Lincoln University’s Professor Derrick Moot says farmers should be setting their lucerne stands now – in July – if they want to graze them in September.
He says winter is the time to be controlling weeds and recommends spraying with a mix of paraquat (Gramoxone) and Atrazine at the recommended rates in June or early July.
While the paraquat has a knock-down effect and works on contact, the Atrazine has residual activity which means it will stay in the soil and kill weed plants as they emerge in spring.
If weed infestations are particularly bad, a repeat spray maybe required in spring.
Simazine, which also has a residual effect, can be used on lighter soils or where there is not a lot of weed cover. Where catsear, dandelion, storksbill and cocksfoot are a problem, Terbuthylazine could be considered although it can affect the lucerne plants so should be used in early winter.
Derrick says after spraying, lucerne stands should not be grazed at all in winter, as grazing will impede spring production.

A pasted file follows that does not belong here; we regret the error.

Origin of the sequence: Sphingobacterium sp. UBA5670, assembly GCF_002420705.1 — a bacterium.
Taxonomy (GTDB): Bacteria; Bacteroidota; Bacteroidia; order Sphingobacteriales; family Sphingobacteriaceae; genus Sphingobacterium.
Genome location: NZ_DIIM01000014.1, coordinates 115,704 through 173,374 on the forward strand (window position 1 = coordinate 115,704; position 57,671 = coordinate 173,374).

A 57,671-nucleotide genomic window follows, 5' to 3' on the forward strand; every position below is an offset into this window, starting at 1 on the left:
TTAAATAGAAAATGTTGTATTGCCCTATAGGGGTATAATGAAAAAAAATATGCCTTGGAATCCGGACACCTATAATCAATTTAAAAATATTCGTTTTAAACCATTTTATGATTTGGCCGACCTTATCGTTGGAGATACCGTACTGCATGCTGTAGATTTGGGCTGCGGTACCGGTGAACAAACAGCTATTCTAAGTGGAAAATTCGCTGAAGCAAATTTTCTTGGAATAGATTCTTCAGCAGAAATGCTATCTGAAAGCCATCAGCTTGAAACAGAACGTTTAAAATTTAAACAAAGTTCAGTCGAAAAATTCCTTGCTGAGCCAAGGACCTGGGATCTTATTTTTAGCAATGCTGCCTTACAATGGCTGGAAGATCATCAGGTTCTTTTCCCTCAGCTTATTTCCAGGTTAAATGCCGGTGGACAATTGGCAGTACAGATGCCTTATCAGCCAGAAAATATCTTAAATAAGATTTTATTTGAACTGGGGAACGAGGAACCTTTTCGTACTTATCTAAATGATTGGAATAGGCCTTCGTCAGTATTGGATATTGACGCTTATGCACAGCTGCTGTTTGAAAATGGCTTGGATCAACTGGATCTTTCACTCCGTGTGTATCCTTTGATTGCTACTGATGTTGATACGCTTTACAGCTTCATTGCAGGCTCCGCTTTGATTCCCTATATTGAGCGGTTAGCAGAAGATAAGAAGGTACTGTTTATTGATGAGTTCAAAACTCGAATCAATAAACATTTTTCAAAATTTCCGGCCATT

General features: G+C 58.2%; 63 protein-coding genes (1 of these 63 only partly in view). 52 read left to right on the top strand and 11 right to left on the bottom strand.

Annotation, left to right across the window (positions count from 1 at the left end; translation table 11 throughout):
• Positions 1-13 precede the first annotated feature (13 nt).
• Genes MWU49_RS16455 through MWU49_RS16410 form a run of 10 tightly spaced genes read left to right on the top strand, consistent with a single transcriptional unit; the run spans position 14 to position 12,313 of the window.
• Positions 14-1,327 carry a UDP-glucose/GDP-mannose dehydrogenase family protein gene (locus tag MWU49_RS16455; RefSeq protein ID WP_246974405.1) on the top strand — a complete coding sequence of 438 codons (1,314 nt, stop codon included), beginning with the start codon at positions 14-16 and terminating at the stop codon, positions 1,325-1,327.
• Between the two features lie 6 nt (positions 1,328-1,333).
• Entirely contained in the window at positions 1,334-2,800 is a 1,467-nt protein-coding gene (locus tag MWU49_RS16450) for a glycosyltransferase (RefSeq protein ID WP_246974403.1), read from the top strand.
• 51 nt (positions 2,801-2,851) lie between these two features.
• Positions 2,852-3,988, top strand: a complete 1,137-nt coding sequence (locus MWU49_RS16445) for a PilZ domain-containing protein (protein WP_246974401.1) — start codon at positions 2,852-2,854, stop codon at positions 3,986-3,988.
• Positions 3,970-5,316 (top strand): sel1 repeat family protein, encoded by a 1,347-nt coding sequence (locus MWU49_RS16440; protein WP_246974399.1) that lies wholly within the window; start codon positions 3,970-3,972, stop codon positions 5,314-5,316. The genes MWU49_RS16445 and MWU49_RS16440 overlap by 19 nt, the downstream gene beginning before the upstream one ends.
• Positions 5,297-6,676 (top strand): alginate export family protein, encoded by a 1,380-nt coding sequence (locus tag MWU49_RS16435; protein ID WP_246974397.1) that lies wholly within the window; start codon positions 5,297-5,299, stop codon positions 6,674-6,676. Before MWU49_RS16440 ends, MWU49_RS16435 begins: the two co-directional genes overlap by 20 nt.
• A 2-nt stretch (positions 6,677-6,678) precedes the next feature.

While there may appear to be a green pick, these are the growing points on the plants and removing these will stop the plant from producing green leaf in the early spring period.
He says the plants have nodes that respond to air temperatures.
In temperatures above 5 degrees Celsius, the plant will produce a green leaf which is held in compact form over winter. In spring these leaves elongate and this is what provides the high-quality spring feed that makes lucerne such a valuable forage crop.
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For more information, go to: https://beeflambnz.com/knowledge-hub/search?term=lucerne+management+winter